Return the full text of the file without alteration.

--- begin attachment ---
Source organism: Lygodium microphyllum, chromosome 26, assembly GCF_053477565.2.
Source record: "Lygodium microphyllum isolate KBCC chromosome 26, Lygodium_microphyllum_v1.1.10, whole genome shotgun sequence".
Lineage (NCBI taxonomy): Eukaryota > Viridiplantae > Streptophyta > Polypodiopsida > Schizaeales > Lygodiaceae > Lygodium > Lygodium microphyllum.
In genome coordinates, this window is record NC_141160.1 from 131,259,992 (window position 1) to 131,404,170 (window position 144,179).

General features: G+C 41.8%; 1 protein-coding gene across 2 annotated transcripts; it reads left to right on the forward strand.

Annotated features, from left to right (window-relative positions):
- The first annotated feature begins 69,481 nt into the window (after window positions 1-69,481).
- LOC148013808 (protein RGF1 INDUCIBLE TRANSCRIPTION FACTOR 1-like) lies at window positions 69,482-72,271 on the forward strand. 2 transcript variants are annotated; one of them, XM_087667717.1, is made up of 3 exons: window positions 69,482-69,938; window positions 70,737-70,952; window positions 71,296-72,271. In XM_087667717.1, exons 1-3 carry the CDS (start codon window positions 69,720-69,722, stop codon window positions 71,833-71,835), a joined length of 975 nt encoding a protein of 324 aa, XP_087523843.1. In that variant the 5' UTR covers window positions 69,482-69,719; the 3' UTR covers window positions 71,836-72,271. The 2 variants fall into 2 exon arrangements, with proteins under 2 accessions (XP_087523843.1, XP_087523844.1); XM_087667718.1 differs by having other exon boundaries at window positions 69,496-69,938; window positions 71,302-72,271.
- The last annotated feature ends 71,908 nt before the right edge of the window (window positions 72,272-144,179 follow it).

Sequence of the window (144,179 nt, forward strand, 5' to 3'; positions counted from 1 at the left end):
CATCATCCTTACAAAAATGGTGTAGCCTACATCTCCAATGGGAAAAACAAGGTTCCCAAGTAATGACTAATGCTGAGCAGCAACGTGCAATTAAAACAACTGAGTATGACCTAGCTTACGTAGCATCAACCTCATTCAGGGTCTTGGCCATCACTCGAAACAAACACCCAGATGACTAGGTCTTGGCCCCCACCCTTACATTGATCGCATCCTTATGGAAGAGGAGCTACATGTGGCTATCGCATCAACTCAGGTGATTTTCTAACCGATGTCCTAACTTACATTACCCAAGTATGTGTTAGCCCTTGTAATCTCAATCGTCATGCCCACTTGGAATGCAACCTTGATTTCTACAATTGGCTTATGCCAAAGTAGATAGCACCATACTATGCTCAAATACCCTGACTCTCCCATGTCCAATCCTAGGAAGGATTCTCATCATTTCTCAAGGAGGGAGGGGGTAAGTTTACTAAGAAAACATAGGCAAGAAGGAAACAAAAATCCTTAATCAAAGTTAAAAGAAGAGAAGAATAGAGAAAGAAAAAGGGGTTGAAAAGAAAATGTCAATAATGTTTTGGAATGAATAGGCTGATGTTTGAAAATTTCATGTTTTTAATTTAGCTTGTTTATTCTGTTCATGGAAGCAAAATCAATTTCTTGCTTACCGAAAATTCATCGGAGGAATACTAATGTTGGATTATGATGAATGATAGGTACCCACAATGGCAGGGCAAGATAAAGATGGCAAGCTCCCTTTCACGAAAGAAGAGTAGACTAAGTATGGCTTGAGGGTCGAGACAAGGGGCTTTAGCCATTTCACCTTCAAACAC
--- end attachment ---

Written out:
Source organism: Lygodium microphyllum, chromosome 26, assembly GCF_053477565.2.
Source record: "Lygodium microphyllum isolate KBCC chromosome 26, Lygodium_microphyllum_v1.1.10, whole genome shotgun sequence".
Lineage (NCBI taxonomy): Eukaryota > Viridiplantae > Streptophyta > Polypodiopsida > Schizaeales > Lygodiaceae > Lygodium > Lygodium microphyllum.
In genome coordinates, this window is record NC_141160.1 from 131,259,992 (window position 1) to 131,404,170 (window position 144,179).

General features: G+C 41.8%; 1 protein-coding gene across 2 annotated transcripts; it reads left to right on the forward strand.

Annotated features, from left to right (window-relative positions):
- The first annotated feature begins 69,481 nt into the window (after window positions 1-69,481).
- LOC148013808 (protein RGF1 INDUCIBLE TRANSCRIPTION FACTOR 1-like) lies at window positions 69,482-72,271 on the forward strand. 2 transcript variants are annotated; one of them, XM_087667717.1, is made up of 3 exons: window positions 69,482-69,938; window positions 70,737-70,952; window positions 71,296-72,271. In XM_087667717.1, exons 1-3 carry the CDS (start codon window positions 69,720-69,722, stop codon window positions 71,833-71,835), a joined length of 975 nt encoding a protein of 324 aa, XP_087523843.1. In that variant the 5' UTR covers window positions 69,482-69,719; the 3' UTR covers window positions 71,836-72,271. The 2 variants fall into 2 exon arrangements, with proteins under 2 accessions (XP_087523843.1, XP_087523844.1); XM_087667718.1 differs by having other exon boundaries at window positions 69,496-69,938; window positions 71,302-72,271.
- The last annotated feature ends 71,908 nt before the right edge of the window (window positions 72,272-144,179 follow it).

Sequence of the window (144,179 nt, forward strand, 5' to 3'; positions counted from 1 at the left end):
CATCATCCTTACAAAAATGGTGTAGCCTACATCTCCAATGGGAAAAACAAGGTTCCCAAGTAATGACTAATGCTGAGCAGCAACGTGCAATTAAAACAACTGAGTATGACCTAGCTTACGTAGCATCAACCTCATTCAGGGTCTTGGCCATCACTCGAAACAAACACCCAGATGACTAGGTCTTGGCCCCCACCCTTACATTGATCGCATCCTTATGGAAGAGGAGCTACATGTGGCTATCGCATCAACTCAGGTGATTTTCTAACCGATGTCCTAACTTACATTACCCAAGTATGTGTTAGCCCTTGTAATCTCAATCGTCATGCCCACTTGGAATGCAACCTTGATTTCTACAATTGGCTTATGCCAAAGTAGATAGCACCATACTATGCTCAAATACCCTGACTCTCCCATGTCCAATCCTAGGAAGGATTCTCATCATTTCTCAAGGAGGGAGGGGGTAAGTTTACTAAGAAAACATAGGCAAGAAGGAAACAAAAATCCTTAATCAAAGTTAAAAGAAGAGAAGAATAGAGAAAGAAAAAGGGGTTGAAAAGAAAATGTCAATAATGTTTTGGAATGAATAGGCTGATGTTTGAAAATTTCATGTTTTTAATTTAGCTTGTTTATTCTGTTCATGGAAGCAAAATCAATTTCTTGCTTACCGAAAATTCATCGGAGGAATACTAATGTTGGATTATGATGAATGATAGGTACCCACAATGGCAGGGCAAGATAAAGATGGCAAGCTCCCTTTCACGAAAGAAGAGTAGACTAAGTATGGCTTGAGGGTCGAGACAAGGGGCTTTAGCCATTTCACCTTCAAACAC